The US Court of Appeals for the Fourth Circuit [official website] ruled Wednesday that the legal definition of maritime piracy [JURIST news archive] includes an armed attack to hijack a ship, even if the attempt is unsuccessful. In one case, the court upheld [opinion, PDF] the convictions and life sentences [JURIST reports] of five Somali pirates who attacked the USS Nicholas [official website] in April 2010. The appeals court rejected their contention that the definition of piracy as defined by the law of nations under 18 USC § 1651 [text] does not include violence or aggression committed on the high seas. In a second case, the court overturned [opinion, PDF] a lower court decision to dismiss piracy charges [JURIST report] against five Somali men accused of involvement in the April attack on the USS Ashland [official website] in the Gulf of Aden. The appeals court remanded the case to the US District Court for the Eastern District of Virginia [official website].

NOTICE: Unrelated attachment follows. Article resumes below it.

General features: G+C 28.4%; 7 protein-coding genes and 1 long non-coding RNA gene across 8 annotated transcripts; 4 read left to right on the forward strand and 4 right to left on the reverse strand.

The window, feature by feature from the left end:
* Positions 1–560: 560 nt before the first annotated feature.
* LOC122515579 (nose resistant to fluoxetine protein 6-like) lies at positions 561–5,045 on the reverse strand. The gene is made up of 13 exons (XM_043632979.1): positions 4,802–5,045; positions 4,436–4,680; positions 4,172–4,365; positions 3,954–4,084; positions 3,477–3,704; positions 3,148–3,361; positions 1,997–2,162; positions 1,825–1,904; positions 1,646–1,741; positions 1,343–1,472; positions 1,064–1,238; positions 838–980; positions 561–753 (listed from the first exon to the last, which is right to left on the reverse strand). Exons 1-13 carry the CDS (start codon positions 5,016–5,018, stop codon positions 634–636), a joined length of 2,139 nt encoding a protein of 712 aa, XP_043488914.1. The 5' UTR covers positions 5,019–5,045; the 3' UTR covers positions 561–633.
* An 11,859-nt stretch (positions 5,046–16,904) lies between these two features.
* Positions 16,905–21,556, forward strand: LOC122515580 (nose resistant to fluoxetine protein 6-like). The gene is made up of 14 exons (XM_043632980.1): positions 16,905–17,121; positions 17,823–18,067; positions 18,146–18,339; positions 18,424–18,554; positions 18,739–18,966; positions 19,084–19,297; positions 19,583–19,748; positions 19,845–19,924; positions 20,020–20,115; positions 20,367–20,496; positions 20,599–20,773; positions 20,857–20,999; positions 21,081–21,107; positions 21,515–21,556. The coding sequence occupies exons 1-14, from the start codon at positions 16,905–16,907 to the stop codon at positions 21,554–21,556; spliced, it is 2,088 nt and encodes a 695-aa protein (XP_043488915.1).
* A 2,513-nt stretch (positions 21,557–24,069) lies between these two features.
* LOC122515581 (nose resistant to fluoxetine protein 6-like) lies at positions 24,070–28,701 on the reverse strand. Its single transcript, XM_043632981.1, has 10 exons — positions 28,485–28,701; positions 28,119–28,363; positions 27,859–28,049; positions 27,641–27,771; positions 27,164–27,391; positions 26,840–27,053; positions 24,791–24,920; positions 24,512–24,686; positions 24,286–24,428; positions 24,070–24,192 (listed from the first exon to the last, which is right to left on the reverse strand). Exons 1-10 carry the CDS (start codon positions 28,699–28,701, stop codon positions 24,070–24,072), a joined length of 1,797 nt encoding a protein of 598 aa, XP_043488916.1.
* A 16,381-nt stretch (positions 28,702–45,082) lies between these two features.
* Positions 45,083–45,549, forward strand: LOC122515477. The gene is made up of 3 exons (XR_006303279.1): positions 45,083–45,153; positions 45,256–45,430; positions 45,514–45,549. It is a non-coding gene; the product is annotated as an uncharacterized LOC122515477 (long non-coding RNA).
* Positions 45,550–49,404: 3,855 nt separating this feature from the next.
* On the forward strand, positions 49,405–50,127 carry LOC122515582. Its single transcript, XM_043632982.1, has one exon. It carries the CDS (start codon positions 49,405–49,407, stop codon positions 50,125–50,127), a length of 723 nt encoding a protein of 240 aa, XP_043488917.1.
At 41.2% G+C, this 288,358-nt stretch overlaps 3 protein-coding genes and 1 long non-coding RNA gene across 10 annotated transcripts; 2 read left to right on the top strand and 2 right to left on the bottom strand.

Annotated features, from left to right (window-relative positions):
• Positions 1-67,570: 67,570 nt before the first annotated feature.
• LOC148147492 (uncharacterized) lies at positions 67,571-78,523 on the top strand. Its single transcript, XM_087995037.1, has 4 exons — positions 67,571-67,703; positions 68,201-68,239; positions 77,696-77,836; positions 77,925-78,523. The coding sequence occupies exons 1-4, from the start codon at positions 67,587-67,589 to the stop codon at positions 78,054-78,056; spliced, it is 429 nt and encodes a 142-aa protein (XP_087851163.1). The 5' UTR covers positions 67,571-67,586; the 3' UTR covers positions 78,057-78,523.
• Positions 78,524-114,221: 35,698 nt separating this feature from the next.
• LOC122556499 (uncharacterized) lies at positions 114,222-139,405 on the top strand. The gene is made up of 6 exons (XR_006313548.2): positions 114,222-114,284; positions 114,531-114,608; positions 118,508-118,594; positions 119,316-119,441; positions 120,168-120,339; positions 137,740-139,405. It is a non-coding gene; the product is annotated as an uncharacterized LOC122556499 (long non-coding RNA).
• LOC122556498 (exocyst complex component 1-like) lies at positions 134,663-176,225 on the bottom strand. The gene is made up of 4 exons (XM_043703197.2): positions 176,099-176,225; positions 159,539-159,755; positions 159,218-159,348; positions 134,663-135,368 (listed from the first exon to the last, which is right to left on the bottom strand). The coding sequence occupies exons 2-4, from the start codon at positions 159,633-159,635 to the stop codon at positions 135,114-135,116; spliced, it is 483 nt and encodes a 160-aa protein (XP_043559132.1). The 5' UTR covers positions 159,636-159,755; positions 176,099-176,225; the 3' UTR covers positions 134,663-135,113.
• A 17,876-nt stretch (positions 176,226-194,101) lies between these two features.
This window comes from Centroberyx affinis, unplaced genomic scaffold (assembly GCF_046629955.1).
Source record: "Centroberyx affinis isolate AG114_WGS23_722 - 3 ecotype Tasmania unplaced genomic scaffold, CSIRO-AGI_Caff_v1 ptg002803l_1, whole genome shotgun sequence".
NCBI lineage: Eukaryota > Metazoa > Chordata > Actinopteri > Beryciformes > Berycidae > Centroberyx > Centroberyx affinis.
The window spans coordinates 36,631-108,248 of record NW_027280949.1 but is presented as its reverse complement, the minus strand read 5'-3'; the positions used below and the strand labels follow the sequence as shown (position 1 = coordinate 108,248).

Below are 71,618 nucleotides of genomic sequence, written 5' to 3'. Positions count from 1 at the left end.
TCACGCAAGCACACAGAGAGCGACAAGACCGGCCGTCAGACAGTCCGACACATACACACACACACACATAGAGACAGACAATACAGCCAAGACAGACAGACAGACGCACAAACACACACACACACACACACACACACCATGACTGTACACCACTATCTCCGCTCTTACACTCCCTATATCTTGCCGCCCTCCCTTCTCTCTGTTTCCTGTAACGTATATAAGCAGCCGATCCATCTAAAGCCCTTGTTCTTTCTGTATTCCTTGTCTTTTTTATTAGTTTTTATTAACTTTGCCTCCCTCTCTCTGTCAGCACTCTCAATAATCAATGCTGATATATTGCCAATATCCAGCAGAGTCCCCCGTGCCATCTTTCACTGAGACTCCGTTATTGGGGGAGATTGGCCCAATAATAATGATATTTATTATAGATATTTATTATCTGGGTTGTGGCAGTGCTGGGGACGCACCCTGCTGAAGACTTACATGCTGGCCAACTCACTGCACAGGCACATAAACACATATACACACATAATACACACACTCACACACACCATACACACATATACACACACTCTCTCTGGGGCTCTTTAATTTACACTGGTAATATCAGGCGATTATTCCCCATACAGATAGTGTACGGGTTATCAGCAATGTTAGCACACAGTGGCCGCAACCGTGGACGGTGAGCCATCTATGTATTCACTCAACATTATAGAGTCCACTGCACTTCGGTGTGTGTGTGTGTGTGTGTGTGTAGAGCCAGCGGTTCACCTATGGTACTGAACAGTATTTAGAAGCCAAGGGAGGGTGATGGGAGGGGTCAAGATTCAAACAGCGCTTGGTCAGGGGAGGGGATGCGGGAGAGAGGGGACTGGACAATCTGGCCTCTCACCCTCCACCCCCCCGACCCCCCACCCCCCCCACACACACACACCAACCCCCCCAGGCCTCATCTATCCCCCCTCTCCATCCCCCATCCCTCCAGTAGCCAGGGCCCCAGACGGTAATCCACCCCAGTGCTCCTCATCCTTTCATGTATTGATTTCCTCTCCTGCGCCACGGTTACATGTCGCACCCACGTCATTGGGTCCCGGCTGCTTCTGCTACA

A number of countries around the world have been making attempts to solve the problem of maritime piracy. Earlier this week a United Arab Emirates court sentenced 10 Somali pirates [JURIST report] to 25 years in prison. Also this week six accused Somali pirates went on trial [JURIST report] in a Paris court for taking 30 crew members hostage in 2008 on the ship Le Ponant in the Gulf of Aden. The US government in March handed over [JURIST report] 15 suspected Somali pirates it captured in January to the Republic of Seychelles for prosecution. Italy ordered its first international piracy trial in February against nine Somali pirates, while France began its first international piracy trial [JURIST reports] in November. In October the UN Security Council adopted a resolution encouraging states to criminalize and punish piracy after maritime piracy reached an all-time high [JURIST reports] last year. The UN also donated $9.3 million [JURIST report] in 2010 to fund piracy courts in Seychelles and Kenya, the only two countries that have created such courts.